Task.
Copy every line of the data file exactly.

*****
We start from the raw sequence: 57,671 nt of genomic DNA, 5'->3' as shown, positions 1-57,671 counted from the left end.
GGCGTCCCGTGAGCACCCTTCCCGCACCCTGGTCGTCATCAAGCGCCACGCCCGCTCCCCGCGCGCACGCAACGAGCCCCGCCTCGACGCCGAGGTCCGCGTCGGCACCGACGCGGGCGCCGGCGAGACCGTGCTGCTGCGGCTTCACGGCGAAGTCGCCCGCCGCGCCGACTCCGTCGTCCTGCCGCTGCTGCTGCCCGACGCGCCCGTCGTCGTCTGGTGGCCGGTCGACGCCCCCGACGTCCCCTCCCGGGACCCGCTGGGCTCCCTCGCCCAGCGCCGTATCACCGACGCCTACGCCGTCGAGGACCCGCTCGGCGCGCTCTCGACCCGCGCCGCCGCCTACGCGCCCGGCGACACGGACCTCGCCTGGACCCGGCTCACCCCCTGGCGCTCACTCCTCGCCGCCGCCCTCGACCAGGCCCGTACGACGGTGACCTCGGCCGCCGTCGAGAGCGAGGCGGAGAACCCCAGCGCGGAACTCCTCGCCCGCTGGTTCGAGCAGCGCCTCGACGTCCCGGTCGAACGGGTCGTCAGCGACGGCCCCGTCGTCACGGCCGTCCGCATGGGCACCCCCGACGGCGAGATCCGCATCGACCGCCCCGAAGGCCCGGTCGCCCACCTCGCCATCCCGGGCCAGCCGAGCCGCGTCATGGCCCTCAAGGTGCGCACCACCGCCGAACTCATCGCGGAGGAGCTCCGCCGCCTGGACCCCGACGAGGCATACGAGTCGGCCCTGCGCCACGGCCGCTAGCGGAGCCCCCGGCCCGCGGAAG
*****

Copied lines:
We start from the raw sequence: 57,671 nt of genomic DNA, 5'->3' as shown, positions 1-57,671 counted from the left end.
GGCGTCCCGTGAGCACCCTTCCCGCACCCTGGTCGTCATCAAGCGCCACGCCCGCTCCCCGCGCGCACGCAACGAGCCCCGCCTCGACGCCGAGGTCCGCGTCGGCACCGACGCGGGCGCCGGCGAGACCGTGCTGCTGCGGCTTCACGGCGAAGTCGCCCGCCGCGCCGACTCCGTCGTCCTGCCGCTGCTGCTGCCCGACGCGCCCGTCGTCGTCTGGTGGCCGGTCGACGCCCCCGACGTCCCCTCCCGGGACCCGCTGGGCTCCCTCGCCCAGCGCCGTATCACCGACGCCTACGCCGTCGAGGACCCGCTCGGCGCGCTCTCGACCCGCGCCGCCGCCTACGCGCCCGGCGACACGGACCTCGCCTGGACCCGGCTCACCCCCTGGCGCTCACTCCTCGCCGCCGCCCTCGACCAGGCCCGTACGACGGTGACCTCGGCCGCCGTCGAGAGCGAGGCGGAGAACCCCAGCGCGGAACTCCTCGCCCGCTGGTTCGAGCAGCGCCTCGACGTCCCGGTCGAACGGGTCGTCAGCGACGGCCCCGTCGTCACGGCCGTCCGCATGGGCACCCCCGACGGCGAGATCCGCATCGACCGCCCCGAAGGCCCGGTCGCCCACCTCGCCATCCCGGGCCAGCCGAGCCGCGTCATGGCCCTCAAGGTGCGCACCACCGCCGAACTCATCGCGGAGGAGCTCCGCCGCCTGGACCCCGACGAGGCATACGAGTCGGCCCTGCGCCACGGCCGCTAGCGGAGCCCCCGGCCCGCGGAAG